Flatlander Faith

Apologetics from an Anabaptist perspective

Tag Archives: atheism


Yesterday morning, one of our ministers preached on the subject of refuge. Before the children of Israel entered the promised land, God gave them detailed instructions for establishing cities of refuge. They were to be located throughout the land in such a manner that no one would be more than a half day’s journey from a city of refuge.

The purpose was that if anyone caused the death of someone else accidentally and unintentionally, he could flee from the avenger and find safety. It was part of the law that a family member of the person killed could and should avenge the death of the one slain. Eye for eye, tooth for tooth and death for death, that was the Old Testament law; I’m sure it exercised a powerful dissuasion on most people. But in a case where the death was not intentional, it would have been contrary to justice to avenge that death upon a person who was in reality innocent.

Despite his innocence, the one who had caused the death of another was only safe within the confines of the city of refuge. If he ever strayed beyond those bounds, he was fair game for the avenger. The person who caused the death of another could not return to his home until the high priest died.

The protection of the cities of refuge was not only for the children of Israel. Numbers 35:15 says: “These six cities shall be a refuge, both for the children of Israel, and for the stranger, and for the sojourner among them: that every one that killeth any person unawares may flee thither.”

There was even a measure of mercy in the law about the avenger of blood. In other societies of that era, the death of a member of a clan might very well lead to all out clan warfare and the deaths of many more. The law of Israel limited the vengeance to the one who had killed. Once that was done, justice had been accomplished and there would be no ongoing feud between clans. The city of refuge went beyond that and was a wonderful example of hope and mercy in a time of harsh and immediate justice.

Whatsoever things were written aforetime were written for our learning, that we . . . might have hope (Romans 15:4). All these things happened unto them for ensamples: and they are written for our admonition (1 Corinthians 10:11 ).

What then are we to draw from this example for our benefit today? The New Testament tells us that we are all guilty and worthy of the most severe judgement. “As it is written, There is none righteous, no, not one” (Romans 3:10 ). “For all have sinned, and come short of the glory of God” (Romans 3:23). Therefore we are all guilty, is there yet a place of refuge for us in our day?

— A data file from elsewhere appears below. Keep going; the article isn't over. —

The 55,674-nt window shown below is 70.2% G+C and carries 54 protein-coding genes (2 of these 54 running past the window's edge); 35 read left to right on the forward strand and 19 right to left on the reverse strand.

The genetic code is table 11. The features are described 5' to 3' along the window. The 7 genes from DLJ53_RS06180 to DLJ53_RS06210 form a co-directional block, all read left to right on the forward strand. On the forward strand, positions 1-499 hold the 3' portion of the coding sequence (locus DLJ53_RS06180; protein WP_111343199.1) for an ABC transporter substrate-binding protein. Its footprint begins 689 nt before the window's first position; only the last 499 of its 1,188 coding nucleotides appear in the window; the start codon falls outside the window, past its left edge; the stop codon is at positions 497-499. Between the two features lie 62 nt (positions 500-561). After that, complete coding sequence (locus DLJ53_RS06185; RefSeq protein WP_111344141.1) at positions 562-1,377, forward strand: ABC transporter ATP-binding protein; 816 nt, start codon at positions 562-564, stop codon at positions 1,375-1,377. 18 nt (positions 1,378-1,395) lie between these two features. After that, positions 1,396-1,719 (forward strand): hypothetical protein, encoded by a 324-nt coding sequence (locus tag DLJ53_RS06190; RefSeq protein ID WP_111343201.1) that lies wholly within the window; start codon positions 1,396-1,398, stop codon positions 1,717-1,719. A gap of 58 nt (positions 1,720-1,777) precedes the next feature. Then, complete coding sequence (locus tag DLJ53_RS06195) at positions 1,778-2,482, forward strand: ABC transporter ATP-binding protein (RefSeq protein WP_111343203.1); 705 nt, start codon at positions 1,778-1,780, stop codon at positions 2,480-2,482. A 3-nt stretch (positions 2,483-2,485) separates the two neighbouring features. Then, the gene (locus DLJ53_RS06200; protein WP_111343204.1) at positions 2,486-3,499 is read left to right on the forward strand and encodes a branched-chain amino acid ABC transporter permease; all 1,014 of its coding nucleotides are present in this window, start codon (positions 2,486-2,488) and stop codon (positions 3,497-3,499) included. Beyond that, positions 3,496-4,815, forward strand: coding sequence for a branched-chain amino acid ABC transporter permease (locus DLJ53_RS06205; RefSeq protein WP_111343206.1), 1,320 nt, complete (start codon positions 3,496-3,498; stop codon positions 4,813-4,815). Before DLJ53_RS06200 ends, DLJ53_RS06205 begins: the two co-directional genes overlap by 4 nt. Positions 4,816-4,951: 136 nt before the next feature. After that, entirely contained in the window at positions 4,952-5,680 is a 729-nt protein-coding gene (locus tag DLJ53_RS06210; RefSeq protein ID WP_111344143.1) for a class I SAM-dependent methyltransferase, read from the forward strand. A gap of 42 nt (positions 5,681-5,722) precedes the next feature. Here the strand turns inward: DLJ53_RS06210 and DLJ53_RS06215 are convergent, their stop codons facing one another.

Hebrews chapter six reveals that the mercy of God has now provided a refuge for the guilty. “That by two immutable things, in which it was impossible for God to lie, we might have a strong consolation, who have fled for refuge to lay hold upon the hope set before us” (Hebrews 6:18). Reading further in the chapter, we see that Jesus Christ is that refuge and that he is called a high priest forever after the order of Melchisedec. That is, He has once died to set us free, now He lives forever to be a permanent refuge for all the sinners who will flee to Him.

Saturday I had a conversation with a brother that I believe ties into the theme of refuge. He was talking about people who had lived in iron curtain countries. They recounted how their children had to go to the public schools where they were subjected to atheist propaganda day after day. Therefore the parents, day after day after their children came home from school, taught diligently from the Bible the Christian way. All of their children chose the Christian way, rather than the way of atheism.

Then they came to America, where there was no more persecution. And the children raised in America chose the way of the world. There is a lesson there for all of us. Our supposedly free nations are not a refuge for us from the attacks of our spiritual enemy. It is not time for parents to relax their teaching program and assume all will be well. We need the same single-minded fervency as those parents had when living under Communist rule. This vile world, however friendly it may seem, is not a friend to grace, nor a refuge from Satan.

The Rage Against God

The rage against God, how atheism led me to faith, © 2010 by Pe ter Hitchens is a personal memoir of the writer’s rejection of God in his youth and his return to faith years later. He tells how the rejection of God in British society has led to moral decay and gives a rebuttal of some of his brother Christopher’s diatribes against God and Christianity.

Since the Church of England is the official state church and was closely tied to the political and military establishments, the faults and failures, real and perceived, of these establishments also brought the church into disrepute. The church’s attempts to become more relevant have only accelerated the decline. Having grown up in the Anglican Church of Canada myself, I  readily identified with his description of the strengths and weaknesses of Anglicanism.

Here is a quote from the introduction to whet your appetite:

“The difficulty of the anti-theists begin when they try to engage with anyone who does not agree with them, when their reaction is oftem a frustrated rage that the rest of us are so stupid. But what if that is not the problem? Their refusal to accept that others might be as intelligent as they, yet disagree, leads them into many snares.